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Getting students on the same page with 1 Book/1 Project/2 Transform

The annual book and community service series unites students and faculty across campus. The author of this year's book, Carissa Phelps, will speak on campus tomorrow.

November 11, 2014

Carissa Phelps will speak about her book, “Runaway Girl: Escaping Life on the Streets, One Helping Hand at a Time,” on Nov. 12 at 11 a.m. in the Tivoli Turnhalle. PHOTO: Courtesy of Carissa Phelps
Carissa Phelps will speak about her book, “Runaway Girl: Escaping Life on the Streets, One Helping Hand at a Time,” on Nov. 12 at 11 a.m. in the Tivoli Turnhalle. PHOTO: Courtesy of Carissa Phelps

Expecting members of the iGeneration to crack open a book seems almost silly these days. In an age of tablets, smart phones and other devices, distractions abound and the practice of reading appears to be on the verge of extinction.

Not if Randi Smith, associate professor of psychology, has anything to say about it. Smith developed and chairs the annual 1 Book/1 Project/2 Transform series — now in its fifth year — which unites students and faculty across campus in reading a common book, engaging in facilitated discussions and participating in a related community service project.

“We try to find books that have some sort of connection to our students,” said Smith. “We look for that piece that shows how one person can change the world, or his or her community. In every book we choose, there’s always something that has to do with transformation, change and overcoming tough situations.”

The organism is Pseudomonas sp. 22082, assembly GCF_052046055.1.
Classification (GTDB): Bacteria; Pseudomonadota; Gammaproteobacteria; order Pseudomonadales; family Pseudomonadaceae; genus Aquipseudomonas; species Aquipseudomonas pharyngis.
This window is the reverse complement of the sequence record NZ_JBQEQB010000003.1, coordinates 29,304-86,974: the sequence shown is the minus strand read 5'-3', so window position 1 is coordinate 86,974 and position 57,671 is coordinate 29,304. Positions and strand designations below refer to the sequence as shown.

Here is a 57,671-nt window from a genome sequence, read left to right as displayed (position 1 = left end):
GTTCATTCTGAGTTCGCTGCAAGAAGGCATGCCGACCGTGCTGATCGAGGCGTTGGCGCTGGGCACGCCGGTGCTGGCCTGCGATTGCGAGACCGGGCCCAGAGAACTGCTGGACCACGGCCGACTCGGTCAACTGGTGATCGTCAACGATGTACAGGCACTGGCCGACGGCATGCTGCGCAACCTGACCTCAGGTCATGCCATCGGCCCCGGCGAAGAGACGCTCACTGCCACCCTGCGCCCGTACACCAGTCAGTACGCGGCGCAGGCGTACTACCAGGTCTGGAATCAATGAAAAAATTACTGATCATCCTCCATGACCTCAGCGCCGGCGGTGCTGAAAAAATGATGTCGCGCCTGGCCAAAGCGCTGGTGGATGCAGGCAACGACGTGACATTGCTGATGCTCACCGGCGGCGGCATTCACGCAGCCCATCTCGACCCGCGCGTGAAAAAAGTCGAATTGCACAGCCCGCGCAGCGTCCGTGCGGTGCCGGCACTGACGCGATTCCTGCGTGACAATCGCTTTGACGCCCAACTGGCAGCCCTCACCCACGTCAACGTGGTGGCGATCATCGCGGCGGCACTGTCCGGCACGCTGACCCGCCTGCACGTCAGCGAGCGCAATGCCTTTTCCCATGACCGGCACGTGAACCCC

This year’s selection is no exception. In “Runaway Girl: Escaping Life on the Streets, One Helping Hand at a Time,” author Carissa Phelps recounts her experience as a sexually exploited homeless child who had to overcome numerous rapes, addiction and incarceration. With the help of mentors who believed in her, Phelps eventually graduated with an MBA and a law degree from UCLA. She went on to establish Runaway Girl, Inc., an organization that advocates for runaway and homeless youth and provides training on effectively addressing homelessness and human trafficking.

“She’s an incredibly inspiring person,” said Smith of Phelps. “It’s hard to imagine childhood circumstances that could be much more bleak and despairing. Her story shows the transformative power of mentoring end education.”

With nearly 1,000 students across campus reading Phelps’ book — Smith works with faculty to incorporate the 1 Book/1 Project/2 Transform selection into their courses in a variety of ways — Smith expects a healthy turnout for the associated project component, which, this year is Project Homeless Connect on Nov. 17. The free resource fair provides services such as medical care, legal help, job-seeking assistance, clothing and haircuts to people who are homeless or at risk of becoming homeless. Faculty, staff and students throughout MSU Denver are encouraged to volunteer for Project Homeless Connect.

“1 Book/1 Project/2 Transform meets so many of the needs and wishes that the University has for our students,” said Smith. “To get them to love reading, to get them engaged in their communities, to get them to see the impact of their behavior, their thinking, their lifestyles on the greater community. It can be really powerful.”

Carissa Phelps will speak about her book, “Runaway Girl: Escaping Life on the Streets, One Helping Hand at a Time,” on Wednesday, Nov. 12 at 11 a.m. in the Tivoli Turnhalle. The event is open to the entire MSU Denver community.

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